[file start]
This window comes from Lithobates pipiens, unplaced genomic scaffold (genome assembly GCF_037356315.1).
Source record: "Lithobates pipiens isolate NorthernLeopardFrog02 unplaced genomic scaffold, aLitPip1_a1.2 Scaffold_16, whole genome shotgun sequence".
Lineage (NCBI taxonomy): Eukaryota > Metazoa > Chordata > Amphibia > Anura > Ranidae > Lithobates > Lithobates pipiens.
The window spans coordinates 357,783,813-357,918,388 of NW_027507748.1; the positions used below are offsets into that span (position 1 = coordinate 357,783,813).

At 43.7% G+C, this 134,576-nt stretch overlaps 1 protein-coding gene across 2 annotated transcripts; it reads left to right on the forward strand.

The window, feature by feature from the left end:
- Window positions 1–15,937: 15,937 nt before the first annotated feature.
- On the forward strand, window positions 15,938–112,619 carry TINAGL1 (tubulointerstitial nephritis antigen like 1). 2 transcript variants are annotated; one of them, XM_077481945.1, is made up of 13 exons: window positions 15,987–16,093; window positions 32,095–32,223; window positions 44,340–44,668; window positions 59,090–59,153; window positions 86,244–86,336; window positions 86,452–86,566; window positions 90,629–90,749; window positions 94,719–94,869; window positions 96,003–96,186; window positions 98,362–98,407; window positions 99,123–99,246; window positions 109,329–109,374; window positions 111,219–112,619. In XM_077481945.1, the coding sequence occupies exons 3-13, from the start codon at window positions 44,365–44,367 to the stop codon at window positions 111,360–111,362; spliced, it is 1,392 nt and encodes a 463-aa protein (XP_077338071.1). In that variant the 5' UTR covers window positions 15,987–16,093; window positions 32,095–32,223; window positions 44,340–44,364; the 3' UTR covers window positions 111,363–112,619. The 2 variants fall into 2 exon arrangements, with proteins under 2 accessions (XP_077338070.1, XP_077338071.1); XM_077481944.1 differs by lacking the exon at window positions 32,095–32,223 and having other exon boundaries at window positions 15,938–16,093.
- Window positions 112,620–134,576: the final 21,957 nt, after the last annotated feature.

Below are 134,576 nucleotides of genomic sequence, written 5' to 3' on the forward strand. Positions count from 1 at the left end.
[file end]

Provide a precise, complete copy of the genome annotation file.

This window comes from Lithobates pipiens, unplaced genomic scaffold (genome assembly GCF_037356315.1).
Source record: "Lithobates pipiens isolate NorthernLeopardFrog02 unplaced genomic scaffold, aLitPip1_a1.2 Scaffold_16, whole genome shotgun sequence".
Lineage (NCBI taxonomy): Eukaryota > Metazoa > Chordata > Amphibia > Anura > Ranidae > Lithobates > Lithobates pipiens.
The window spans coordinates 357,783,813-357,918,388 of NW_027507748.1; the positions used below are offsets into that span (position 1 = coordinate 357,783,813).

At 43.7% G+C, this 134,576-nt stretch overlaps 1 protein-coding gene across 2 annotated transcripts; it reads left to right on the forward strand.

The window, feature by feature from the left end:
- Window positions 1–15,937: 15,937 nt before the first annotated feature.
- On the forward strand, window positions 15,938–112,619 carry TINAGL1 (tubulointerstitial nephritis antigen like 1). 2 transcript variants are annotated; one of them, XM_077481945.1, is made up of 13 exons: window positions 15,987–16,093; window positions 32,095–32,223; window positions 44,340–44,668; window positions 59,090–59,153; window positions 86,244–86,336; window positions 86,452–86,566; window positions 90,629–90,749; window positions 94,719–94,869; window positions 96,003–96,186; window positions 98,362–98,407; window positions 99,123–99,246; window positions 109,329–109,374; window positions 111,219–112,619. In XM_077481945.1, the coding sequence occupies exons 3-13, from the start codon at window positions 44,365–44,367 to the stop codon at window positions 111,360–111,362; spliced, it is 1,392 nt and encodes a 463-aa protein (XP_077338071.1). In that variant the 5' UTR covers window positions 15,987–16,093; window positions 32,095–32,223; window positions 44,340–44,364; the 3' UTR covers window positions 111,363–112,619. The 2 variants fall into 2 exon arrangements, with proteins under 2 accessions (XP_077338070.1, XP_077338071.1); XM_077481944.1 differs by lacking the exon at window positions 32,095–32,223 and having other exon boundaries at window positions 15,938–16,093.
- Window positions 112,620–134,576: the final 21,957 nt, after the last annotated feature.

Below are 134,576 nucleotides of genomic sequence, written 5' to 3' on the forward strand. Positions count from 1 at the left end.